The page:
Chicago Is Losing Its Shit Over This Rescued Baby Sea Otter

There is nothing cuter in the world than a baby otter cleaning its face. Nothing. If I could give birth to baby sea otters instead of baby people, I'd never stop being pregnant. I would be the Michelle Duggar of otter pups. As such, it makes perfect and absolute sense to me that the entirety of the city of Chicago is currently losing its shit over Pup 681, an abandoned baby sea otter being cared for at the Shedd Aquarium.

Illustration for article titled Chicago Is Losing Its Shit Over This Rescued Baby Sea Otter

According to Red Eye Chicago — a publication so smitten with the City of the Big Shoulder's littlest swimmer that it featured her on its cover today — Pup 681 was discovered alone, abandoned, and crying on a central California beach on September 30th, severely underweight at only 2 lbs. Luckily, she wasn't far from the Monterey Bay Aquarium, and wildlife experts there were able to successfully stabilize her over the next few weeks. She now tips the scale at just under 6 lbs and is 23 inches long. Baby-sized. Be my pet, otter.


Because sea otters teach their offspring how to swim, groom, and play, the rescued pup needs help learning to be an otter. In the video, Shedd staff can be seen fluffing the pup's fur. Here's Chicagoist with of the hard-hitting inside scoop on that.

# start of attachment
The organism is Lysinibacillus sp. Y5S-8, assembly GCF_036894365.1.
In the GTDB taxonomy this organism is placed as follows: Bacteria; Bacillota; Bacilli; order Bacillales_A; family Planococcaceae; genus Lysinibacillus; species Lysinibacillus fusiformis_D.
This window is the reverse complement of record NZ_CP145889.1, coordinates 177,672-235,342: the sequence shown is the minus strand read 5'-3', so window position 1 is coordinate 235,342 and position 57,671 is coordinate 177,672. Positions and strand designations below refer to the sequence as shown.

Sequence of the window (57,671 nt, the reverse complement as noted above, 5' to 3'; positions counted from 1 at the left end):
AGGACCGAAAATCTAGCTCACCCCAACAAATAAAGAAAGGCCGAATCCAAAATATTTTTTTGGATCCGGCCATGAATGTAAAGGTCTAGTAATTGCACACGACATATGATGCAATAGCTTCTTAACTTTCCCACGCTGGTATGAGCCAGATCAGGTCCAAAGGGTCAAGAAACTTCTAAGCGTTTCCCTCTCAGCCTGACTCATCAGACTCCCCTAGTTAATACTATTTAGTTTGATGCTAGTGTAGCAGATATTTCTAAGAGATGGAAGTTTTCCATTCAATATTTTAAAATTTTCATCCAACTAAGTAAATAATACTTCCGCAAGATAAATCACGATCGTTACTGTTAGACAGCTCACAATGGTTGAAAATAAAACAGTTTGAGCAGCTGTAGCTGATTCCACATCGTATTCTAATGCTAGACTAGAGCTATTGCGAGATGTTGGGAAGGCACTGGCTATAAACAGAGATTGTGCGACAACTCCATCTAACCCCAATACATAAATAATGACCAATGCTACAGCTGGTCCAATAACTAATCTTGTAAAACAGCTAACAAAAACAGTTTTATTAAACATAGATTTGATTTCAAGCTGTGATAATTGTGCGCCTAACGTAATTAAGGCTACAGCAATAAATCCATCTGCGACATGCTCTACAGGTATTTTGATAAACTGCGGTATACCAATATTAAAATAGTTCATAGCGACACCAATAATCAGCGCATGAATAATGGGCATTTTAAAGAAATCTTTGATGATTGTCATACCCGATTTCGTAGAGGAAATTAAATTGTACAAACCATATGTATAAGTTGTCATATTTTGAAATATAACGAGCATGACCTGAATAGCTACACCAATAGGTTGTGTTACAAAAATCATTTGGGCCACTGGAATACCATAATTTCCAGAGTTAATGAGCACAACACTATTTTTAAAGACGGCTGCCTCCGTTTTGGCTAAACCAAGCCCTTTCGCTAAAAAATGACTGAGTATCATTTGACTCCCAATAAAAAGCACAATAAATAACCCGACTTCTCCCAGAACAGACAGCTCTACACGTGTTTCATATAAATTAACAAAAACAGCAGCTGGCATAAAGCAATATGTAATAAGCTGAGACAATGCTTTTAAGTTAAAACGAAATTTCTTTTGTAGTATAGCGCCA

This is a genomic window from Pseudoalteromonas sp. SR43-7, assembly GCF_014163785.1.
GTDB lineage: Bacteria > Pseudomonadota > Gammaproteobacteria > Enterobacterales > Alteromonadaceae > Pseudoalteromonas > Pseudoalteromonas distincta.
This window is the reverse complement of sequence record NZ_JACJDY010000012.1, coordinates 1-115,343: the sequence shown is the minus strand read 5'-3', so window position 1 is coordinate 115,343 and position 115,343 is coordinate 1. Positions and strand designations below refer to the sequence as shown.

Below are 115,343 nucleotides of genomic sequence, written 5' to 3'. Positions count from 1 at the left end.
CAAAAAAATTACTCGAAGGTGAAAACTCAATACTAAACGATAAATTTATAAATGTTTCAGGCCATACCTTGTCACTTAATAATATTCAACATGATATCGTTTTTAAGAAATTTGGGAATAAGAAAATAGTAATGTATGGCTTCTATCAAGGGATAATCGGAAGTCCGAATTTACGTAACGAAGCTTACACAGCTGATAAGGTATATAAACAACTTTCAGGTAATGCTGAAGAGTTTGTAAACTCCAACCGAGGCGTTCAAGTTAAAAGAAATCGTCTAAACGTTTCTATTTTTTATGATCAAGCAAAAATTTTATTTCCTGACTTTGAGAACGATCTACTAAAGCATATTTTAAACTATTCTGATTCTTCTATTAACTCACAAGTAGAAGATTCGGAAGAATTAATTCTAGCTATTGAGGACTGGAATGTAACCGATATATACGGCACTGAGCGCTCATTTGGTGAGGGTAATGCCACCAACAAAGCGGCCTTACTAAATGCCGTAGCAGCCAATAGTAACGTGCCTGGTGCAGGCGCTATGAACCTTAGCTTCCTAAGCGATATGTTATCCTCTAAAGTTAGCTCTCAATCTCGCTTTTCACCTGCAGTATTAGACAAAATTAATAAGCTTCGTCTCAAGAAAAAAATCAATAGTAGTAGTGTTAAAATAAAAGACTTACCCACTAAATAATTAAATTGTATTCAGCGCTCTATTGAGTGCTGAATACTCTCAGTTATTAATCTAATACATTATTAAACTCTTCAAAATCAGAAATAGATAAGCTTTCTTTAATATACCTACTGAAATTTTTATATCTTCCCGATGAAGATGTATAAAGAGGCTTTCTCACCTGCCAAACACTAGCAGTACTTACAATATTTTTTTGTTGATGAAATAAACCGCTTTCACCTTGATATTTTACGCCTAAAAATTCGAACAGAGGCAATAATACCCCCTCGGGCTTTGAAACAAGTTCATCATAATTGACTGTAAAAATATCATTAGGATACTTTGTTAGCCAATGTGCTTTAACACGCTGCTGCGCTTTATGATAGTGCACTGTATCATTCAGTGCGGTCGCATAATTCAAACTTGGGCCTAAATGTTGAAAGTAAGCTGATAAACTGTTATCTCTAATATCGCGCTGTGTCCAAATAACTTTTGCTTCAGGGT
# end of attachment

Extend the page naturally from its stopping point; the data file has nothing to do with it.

During our visit she was fast asleep amongst her towels, occasionally wiggling around and burying her little head into a more comfortable nap position. Pup 681 currently has round-the-clock care, but what exactly does that entail? Sterling explained that it's very similar to taking care of a human baby. "They need a lot of intense care, attention, feedings every couple of hours or so." Since Pup 681 is still so young, Sterling points out she doesn't know how to groom, so the staff at the Shedd is teaching her since that is something her mom would do in the wild. "We help her groom because when she comes out of the water, her fur can be really wet, and that is how otters stay warm with really dense insulated fur. She's also really young so she'll help us out and try to learn but sometimes she just falls asleep because she gets really tired."

I cannot take it.

A Shedd Aquarium publicist told the RedEye that they're currently considering several names for the pup.


You can donate to the Shedd here and to the Monterey Bay Aquarium here.

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As my daughter says, "Sea Otters are on my list"